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Holiday charities do well, buck national trend

Apparently, Grinches are few and far between on Whidbey Island.

With collective goodwill and a keen holiday spirit, island residents bucked the national trend toward declining contributions to charitable organizations during this year’s holiday season.

At the national level, a severely slumping economy, poor consumer confidence and the ongoing reverberations of the Sept. 11 attacks have led to lower rates of donations to organizations that help the needy during Christmas time.

However, judging from the reports of many local fundraisers, folks around here have stepped up to the proverbial plate to help out those in need. Several organizations, such as the Elks Lodge and the Salvation Army, have experienced a level of giving that either approaches or surpasses that of years past.

Jeanette Sem, lodge secretary for the Elks, said that the amount of donations this year was surprisingly good.

“It’s more than we’ve ever received,” she said.

During the holidays, the Elks distribute food baskets, which include such staple items as milk, eggs and cereal. They also give away toys to needy children, and gift certificates to teens. The funds for these items are raised solely through individual and lodge donations.

“The Elks are a generous bunch,” said Sem. “They always come through.”

As to the reasons why donations didn’t fall off this year, Sem indicated that it might have something to do with the constituency of the lodge itself.

“The fact that a lot of them are older, they understand,” she said. “They’ve gone through tough times. They can kind of relate to that.”

Oak Harbor resident Digger O’Dell, who organizes bell ringers around North Whidbey for the Salvation Army, said that another reason for the good showing this year has something to do with the character of the people who live on the island.

“Whidbey Island is different,” said O’Dell. “Because it’s a people oriented area, the people have come through.”

Last year, island bell ringers raised a total of $33,600. O’Dell said that so far, on a day by day basis, they’re about $800 ahead of last year.

“I’m hoping that we’re going to be a little bit ahead,” he added regarding this season’s earnings. “We’ve got a really good group overseeing this thing.”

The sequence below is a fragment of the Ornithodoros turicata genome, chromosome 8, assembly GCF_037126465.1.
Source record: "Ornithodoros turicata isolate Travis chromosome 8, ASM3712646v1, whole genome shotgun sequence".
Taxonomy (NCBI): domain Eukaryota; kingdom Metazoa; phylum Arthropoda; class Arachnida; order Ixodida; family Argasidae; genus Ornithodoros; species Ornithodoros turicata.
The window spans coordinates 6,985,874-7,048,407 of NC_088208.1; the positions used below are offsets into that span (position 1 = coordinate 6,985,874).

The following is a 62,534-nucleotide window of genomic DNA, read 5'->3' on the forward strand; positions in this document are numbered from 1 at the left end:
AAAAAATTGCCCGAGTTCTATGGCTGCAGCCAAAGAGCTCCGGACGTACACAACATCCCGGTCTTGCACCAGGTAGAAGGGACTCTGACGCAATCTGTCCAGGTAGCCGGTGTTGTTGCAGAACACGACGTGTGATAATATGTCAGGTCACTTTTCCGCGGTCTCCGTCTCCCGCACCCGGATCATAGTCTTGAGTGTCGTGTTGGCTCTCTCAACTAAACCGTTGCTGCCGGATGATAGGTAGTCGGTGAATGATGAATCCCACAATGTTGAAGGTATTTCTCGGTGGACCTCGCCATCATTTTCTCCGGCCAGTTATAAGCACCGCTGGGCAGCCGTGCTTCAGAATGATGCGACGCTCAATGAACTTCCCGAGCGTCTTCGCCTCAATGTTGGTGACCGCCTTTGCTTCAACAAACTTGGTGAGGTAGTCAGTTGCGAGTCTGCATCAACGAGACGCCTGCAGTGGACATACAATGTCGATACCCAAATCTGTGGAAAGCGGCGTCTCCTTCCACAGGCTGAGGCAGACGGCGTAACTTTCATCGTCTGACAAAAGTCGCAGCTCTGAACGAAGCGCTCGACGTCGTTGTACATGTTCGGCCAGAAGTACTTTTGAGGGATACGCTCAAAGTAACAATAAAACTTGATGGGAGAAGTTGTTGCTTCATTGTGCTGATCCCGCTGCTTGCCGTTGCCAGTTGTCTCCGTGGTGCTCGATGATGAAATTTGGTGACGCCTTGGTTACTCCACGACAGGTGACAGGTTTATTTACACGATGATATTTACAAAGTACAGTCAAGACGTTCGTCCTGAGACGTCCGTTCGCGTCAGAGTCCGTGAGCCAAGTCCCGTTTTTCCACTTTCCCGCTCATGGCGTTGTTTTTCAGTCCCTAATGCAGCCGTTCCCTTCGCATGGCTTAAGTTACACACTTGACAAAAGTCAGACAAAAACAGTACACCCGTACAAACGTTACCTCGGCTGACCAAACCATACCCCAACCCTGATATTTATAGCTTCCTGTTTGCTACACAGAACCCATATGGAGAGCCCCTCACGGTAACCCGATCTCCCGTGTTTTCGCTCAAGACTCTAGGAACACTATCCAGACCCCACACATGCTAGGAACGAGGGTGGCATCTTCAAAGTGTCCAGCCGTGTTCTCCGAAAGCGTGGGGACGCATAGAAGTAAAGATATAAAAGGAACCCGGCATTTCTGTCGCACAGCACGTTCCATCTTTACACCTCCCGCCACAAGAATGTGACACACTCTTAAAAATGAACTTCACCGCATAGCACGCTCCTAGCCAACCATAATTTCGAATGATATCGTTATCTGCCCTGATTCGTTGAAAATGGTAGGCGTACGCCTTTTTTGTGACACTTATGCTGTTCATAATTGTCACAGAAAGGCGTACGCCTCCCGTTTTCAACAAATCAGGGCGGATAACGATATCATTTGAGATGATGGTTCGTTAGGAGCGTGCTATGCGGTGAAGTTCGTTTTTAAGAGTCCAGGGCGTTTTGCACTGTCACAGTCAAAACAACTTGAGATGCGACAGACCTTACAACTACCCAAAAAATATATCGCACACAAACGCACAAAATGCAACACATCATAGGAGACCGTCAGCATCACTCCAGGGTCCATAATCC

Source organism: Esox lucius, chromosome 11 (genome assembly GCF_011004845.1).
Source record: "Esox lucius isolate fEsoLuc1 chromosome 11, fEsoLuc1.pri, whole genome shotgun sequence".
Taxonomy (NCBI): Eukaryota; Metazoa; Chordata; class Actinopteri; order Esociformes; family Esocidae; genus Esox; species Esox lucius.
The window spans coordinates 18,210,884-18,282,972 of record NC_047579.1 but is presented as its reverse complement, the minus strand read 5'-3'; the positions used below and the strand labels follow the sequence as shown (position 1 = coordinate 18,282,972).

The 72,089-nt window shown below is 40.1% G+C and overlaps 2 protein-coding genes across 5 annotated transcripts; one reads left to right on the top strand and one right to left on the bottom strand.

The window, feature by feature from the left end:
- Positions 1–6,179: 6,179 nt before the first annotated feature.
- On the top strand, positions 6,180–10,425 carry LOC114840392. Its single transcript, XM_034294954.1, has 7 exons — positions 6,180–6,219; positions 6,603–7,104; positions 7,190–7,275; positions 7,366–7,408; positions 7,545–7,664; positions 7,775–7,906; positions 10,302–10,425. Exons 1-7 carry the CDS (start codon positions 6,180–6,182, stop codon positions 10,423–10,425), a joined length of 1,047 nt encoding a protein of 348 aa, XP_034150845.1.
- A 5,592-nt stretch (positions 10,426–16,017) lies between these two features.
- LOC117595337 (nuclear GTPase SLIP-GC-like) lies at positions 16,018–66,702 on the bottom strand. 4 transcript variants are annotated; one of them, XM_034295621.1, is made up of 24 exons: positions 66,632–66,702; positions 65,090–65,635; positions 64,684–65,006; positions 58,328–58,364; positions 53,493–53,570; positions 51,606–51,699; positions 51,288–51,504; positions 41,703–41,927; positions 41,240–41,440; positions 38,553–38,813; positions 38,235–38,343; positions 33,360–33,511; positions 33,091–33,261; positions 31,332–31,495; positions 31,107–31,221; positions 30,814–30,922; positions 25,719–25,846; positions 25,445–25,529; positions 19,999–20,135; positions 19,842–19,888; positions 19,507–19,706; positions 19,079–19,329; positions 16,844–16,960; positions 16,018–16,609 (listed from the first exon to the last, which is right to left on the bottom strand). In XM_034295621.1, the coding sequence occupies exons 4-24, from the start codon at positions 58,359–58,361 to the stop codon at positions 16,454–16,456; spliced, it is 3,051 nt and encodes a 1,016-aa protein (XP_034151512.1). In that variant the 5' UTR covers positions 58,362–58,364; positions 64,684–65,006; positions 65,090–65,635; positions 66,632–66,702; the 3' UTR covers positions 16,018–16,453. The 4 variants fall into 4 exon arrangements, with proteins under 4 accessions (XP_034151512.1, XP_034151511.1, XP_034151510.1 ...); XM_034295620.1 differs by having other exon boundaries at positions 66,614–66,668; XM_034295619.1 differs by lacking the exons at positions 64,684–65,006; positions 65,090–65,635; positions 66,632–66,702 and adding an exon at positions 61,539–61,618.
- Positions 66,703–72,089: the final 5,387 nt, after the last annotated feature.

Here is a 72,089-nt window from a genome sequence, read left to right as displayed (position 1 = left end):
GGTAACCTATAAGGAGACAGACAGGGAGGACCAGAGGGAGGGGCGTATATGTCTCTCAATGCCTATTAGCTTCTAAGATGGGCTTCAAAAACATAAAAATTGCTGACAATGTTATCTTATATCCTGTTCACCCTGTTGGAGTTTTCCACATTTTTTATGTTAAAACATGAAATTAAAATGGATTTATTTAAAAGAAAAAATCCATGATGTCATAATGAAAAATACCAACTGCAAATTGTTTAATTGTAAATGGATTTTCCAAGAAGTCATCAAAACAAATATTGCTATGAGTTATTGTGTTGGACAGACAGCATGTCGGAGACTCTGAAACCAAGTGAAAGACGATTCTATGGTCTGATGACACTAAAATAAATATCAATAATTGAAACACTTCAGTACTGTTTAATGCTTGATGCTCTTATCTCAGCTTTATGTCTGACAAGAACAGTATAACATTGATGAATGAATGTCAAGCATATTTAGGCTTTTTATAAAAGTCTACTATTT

It is the make-up of this group that helps to raise money, said O’Dell. When so many people see familiar faces ringing bells, he added, they feel safe in donating, knowing it’s in the right hands and going to the right place.

“The whole thing in a nutshell is that these people are from every walk of life that you can think of,” O’Dell said of the bell ringers.

“This is an honest effort and it’s going to the place that it’s supposed to,” he added. “It’s the trust, number one, in the Salvation Army. There’s never been a bad word about the Salvation Army. There’s no tomfoolery whatsoever. Their integrity is not to be questioned.”

Bill Nance, executive director of Help House in Oak Harbor, which distributes food baskets during the holiday season, said that donations this year for the Thanksgiving and Christmas food drives were on par with years past, despite a slow start.

“Right after 911 we did see a drop off, but normally for us that’s kind of a slow time of year anyway,” Nance said, adding that once the holidays rolled around, things began to pick up.

“Once again, the community of Oak Harbor and North Whidbey Island comes through,” he said.

Help House is a year-around food bank run funded predominantly by local donations, with some extra help from state grants and the United Way. This year, the organization gave out 600 Thanksgiving baskets and, so far, about 550 Christmas baskets, which include turkeys, stuffing, potatoes and other holiday fare.

“Here, for us, it’s just been a great year once again,” said Nance.

Some organizations are not so equivocal about their success this year. A recent press release from the Island County United Way, dated Dec. 3, declares that the organization is extending its annual fundraising campaign due to setbacks from the Sept. 11 terrorist attacks. It also states that, due to the economic downturn following the attacks, corporate sponsors are reducing their contributions.

Despite this dour forecast, Jean Salls at the Whidbey Island United Way said that she hasn’t noticed any downturn in the spirit of giving, at least locally.

“We have found that people have been as generous as ever,” said Salls. “It’s been amazing. It’s been a good year.”

Because the proceeds raised by the United Way go to organizations rather than individuals, Salls said they aren’t as dependent on the holidays as other fundraisers. Nevertheless, she added that lots of people on the island have been calling up this year, asking how they can help. When this happens, they hook people up to agencies that need volunteers.

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